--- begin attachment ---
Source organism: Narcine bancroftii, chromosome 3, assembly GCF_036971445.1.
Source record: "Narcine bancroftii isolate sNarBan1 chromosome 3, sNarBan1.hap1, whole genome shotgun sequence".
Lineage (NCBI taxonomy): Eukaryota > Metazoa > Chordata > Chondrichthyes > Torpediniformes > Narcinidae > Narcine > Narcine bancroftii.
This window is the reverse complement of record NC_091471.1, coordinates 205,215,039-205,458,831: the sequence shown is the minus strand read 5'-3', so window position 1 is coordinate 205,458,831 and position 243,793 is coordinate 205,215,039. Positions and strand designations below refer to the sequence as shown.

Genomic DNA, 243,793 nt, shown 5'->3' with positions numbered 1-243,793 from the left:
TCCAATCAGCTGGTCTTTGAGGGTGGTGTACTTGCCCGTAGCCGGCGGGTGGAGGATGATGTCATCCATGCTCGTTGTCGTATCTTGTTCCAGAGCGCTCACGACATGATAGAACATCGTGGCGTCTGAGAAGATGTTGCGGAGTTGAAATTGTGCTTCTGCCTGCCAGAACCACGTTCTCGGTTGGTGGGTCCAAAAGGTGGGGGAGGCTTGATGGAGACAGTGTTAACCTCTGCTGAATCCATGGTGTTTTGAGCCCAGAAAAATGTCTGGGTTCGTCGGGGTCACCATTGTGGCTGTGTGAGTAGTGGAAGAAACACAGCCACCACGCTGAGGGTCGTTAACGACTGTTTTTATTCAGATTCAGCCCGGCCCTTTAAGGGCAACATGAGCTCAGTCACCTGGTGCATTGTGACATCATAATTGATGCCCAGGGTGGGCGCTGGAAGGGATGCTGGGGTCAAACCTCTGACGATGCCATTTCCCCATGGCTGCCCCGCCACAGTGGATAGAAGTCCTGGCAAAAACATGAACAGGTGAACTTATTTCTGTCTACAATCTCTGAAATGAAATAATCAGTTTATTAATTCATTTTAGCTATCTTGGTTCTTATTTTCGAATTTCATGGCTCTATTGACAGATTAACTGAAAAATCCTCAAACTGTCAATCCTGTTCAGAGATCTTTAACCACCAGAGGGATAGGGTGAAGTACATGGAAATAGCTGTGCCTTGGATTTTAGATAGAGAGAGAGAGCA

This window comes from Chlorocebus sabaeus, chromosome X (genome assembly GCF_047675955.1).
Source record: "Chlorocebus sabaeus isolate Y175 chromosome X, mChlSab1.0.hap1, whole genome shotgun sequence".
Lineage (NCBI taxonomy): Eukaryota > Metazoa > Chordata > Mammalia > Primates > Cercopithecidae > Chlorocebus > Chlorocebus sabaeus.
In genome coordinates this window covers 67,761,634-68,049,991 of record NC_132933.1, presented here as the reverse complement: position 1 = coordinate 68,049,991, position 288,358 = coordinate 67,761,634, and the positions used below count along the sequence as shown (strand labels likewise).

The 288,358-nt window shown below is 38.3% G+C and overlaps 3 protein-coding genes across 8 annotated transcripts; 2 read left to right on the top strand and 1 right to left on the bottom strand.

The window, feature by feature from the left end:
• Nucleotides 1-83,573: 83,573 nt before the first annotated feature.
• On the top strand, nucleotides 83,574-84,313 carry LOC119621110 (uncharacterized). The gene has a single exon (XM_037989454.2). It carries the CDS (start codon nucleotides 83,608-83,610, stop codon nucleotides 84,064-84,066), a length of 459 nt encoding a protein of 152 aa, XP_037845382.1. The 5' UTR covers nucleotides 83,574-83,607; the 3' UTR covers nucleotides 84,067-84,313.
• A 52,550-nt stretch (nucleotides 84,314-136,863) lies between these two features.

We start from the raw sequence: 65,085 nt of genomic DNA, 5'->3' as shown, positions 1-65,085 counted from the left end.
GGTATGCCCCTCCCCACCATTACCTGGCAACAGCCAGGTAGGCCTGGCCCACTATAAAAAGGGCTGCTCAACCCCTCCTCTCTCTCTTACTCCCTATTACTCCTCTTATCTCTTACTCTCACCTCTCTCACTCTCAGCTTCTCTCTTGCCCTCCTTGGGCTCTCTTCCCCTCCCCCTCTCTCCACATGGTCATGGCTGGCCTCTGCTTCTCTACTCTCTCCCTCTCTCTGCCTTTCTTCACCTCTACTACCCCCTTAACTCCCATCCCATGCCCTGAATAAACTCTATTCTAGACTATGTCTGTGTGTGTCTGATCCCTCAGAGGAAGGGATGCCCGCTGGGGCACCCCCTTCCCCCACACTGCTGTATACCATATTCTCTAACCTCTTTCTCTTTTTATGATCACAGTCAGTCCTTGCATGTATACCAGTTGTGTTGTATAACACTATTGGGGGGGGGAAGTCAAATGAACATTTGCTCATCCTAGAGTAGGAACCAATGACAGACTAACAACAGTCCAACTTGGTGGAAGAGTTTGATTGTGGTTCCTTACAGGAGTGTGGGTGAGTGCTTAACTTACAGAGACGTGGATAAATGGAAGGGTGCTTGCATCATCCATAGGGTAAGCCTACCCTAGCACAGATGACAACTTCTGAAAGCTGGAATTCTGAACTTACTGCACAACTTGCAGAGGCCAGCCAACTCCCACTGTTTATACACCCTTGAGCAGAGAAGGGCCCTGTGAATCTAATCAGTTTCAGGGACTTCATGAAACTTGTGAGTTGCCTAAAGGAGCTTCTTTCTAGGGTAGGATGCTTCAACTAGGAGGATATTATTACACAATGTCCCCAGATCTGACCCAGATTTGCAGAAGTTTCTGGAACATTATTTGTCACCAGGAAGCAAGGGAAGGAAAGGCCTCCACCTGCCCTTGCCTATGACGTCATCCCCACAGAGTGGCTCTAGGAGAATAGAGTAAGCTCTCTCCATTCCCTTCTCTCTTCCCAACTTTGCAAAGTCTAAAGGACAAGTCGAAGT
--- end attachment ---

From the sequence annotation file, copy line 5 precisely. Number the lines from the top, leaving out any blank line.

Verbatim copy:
Genomic DNA, 243,793 nt, shown 5'->3' with positions numbered 1-243,793 from the left: